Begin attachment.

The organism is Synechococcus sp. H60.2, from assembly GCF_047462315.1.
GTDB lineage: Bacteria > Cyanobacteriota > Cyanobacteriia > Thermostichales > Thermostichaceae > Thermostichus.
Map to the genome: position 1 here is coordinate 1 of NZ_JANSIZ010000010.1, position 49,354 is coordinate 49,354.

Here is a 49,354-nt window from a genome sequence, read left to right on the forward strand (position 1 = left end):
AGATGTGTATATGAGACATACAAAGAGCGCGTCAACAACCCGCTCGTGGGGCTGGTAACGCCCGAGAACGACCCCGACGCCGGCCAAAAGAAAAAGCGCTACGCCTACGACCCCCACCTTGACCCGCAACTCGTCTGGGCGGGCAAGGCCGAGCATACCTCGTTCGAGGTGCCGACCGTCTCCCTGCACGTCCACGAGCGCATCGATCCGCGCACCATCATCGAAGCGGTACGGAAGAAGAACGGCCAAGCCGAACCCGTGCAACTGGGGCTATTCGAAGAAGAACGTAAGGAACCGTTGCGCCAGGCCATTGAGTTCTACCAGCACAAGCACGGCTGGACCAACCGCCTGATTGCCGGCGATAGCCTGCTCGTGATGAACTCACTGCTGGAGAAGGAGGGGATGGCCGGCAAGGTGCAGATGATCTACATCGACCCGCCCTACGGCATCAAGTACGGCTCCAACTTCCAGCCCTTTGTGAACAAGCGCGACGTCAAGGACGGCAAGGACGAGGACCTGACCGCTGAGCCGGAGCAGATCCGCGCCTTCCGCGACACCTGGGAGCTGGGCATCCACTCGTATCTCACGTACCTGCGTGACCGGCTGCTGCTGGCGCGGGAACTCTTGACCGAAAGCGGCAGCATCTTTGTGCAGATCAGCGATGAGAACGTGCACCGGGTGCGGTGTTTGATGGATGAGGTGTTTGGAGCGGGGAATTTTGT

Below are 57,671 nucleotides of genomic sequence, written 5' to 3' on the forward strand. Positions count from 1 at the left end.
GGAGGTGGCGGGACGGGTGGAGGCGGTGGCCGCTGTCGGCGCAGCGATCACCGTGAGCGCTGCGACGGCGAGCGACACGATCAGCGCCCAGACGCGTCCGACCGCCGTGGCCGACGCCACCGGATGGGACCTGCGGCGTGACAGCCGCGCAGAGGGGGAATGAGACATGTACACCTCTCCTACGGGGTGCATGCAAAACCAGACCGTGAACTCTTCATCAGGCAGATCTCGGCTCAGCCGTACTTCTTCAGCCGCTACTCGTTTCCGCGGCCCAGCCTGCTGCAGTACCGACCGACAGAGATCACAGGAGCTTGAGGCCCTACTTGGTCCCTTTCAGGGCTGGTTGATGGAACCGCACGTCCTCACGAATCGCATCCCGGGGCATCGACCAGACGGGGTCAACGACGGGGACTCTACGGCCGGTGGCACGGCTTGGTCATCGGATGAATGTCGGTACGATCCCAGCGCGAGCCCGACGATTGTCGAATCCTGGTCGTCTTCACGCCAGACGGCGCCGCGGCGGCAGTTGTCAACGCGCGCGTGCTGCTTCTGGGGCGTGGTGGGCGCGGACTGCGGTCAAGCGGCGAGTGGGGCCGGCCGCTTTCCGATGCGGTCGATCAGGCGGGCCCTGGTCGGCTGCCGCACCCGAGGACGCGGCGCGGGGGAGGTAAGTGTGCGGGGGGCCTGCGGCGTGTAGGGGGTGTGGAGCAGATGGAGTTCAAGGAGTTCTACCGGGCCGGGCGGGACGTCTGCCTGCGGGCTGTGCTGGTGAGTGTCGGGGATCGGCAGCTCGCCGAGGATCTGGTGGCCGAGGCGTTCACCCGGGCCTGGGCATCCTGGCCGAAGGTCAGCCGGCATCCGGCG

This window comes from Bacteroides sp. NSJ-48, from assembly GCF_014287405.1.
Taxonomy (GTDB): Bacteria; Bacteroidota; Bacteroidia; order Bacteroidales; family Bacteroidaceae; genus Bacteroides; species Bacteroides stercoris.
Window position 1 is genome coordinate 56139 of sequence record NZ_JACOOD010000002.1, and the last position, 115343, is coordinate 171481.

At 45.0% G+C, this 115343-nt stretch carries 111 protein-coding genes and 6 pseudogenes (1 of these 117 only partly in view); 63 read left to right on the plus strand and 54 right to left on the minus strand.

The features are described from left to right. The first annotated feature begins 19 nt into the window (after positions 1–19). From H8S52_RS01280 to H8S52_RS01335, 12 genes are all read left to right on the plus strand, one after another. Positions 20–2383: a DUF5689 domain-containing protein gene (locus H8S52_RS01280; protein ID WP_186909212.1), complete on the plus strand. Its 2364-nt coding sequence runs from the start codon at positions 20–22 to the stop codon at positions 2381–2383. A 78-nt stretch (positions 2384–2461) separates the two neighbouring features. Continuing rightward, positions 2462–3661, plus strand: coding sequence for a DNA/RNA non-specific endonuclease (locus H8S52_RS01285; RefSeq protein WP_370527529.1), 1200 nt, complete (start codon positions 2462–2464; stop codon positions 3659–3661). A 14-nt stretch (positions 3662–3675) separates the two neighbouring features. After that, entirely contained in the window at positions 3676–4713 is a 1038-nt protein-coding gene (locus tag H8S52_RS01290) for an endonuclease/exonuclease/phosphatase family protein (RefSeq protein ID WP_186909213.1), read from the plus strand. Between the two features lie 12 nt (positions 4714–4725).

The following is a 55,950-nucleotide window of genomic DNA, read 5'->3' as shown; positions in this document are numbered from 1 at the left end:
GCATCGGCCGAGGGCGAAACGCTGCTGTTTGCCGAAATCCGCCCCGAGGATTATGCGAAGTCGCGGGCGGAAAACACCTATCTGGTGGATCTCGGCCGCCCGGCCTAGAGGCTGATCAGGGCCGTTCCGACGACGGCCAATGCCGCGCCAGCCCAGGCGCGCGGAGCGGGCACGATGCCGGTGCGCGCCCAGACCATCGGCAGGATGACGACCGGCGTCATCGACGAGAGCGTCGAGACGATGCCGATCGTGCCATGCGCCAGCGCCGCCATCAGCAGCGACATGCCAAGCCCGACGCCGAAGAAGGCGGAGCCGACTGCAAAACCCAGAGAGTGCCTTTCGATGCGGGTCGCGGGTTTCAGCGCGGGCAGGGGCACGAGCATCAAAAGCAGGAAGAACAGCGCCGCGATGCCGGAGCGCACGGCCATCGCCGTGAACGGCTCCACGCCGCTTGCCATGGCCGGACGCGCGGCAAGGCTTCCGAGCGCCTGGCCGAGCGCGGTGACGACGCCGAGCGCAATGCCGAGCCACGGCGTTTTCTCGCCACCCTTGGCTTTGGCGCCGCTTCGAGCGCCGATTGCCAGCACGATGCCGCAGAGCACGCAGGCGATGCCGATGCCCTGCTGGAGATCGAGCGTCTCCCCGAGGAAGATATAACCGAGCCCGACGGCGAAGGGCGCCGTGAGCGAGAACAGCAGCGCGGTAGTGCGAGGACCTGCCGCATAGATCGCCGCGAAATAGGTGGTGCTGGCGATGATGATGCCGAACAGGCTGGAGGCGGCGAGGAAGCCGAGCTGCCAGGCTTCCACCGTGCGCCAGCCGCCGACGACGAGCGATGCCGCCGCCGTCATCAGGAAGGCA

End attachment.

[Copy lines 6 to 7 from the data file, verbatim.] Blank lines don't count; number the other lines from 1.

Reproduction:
Below are 57,671 nucleotides of genomic sequence, written 5' to 3' on the forward strand. Positions count from 1 at the left end.
GGAGGTGGCGGGACGGGTGGAGGCGGTGGCCGCTGTCGGCGCAGCGATCACCGTGAGCGCTGCGACGGCGAGCGACACGATCAGCGCCCAGACGCGTCCGACCGCCGTGGCCGACGCCACCGGATGGGACCTGCGGCGTGACAGCCGCGCAGAGGGGGAATGAGACATGTACACCTCTCCTACGGGGTGCATGCAAAACCAGACCGTGAACTCTTCATCAGGCAGATCTCGGCTCAGCCGTACTTCTTCAGCCGCTACTCGTTTCCGCGGCCCAGCCTGCTGCAGTACCGACCGACAGAGATCACAGGAGCTTGAGGCCCTACTTGGTCCCTTTCAGGGCTGGTTGATGGAACCGCACGTCCTCACGAATCGCATCCCGGGGCATCGACCAGACGGGGTCAACGACGGGGACTCTACGGCCGGTGGCACGGCTTGGTCATCGGATGAATGTCGGTACGATCCCAGCGCGAGCCCGACGATTGTCGAATCCTGGTCGTCTTCACGCCAGACGGCGCCGCGGCGGCAGTTGTCAACGCGCGCGTGCTGCTTCTGGGGCGTGGTGGGCGCGGACTGCGGTCAAGCGGCGAGTGGGGCCGGCCGCTTTCCGATGCGGTCGATCAGGCGGGCCCTGGTCGGCTGCCGCACCCGAGGACGCGGCGCGGGGGAGGTAAGTGTGCGGGGGGCCTGCGGCGTGTAGGGGGTGTGGAGCAGATGGAGTTCAAGGAGTTCTACCGGGCCGGGCGGGACGTCTGCCTGCGGGCTGTGCTGGTGAGTGTCGGGGATCGGCAGCTCGCCGAGGATCTGGTGGCCGAGGCGTTCACCCGGGCCTGGGCATCCTGGCCGAAGGTCAGCCGGCATCCGGCG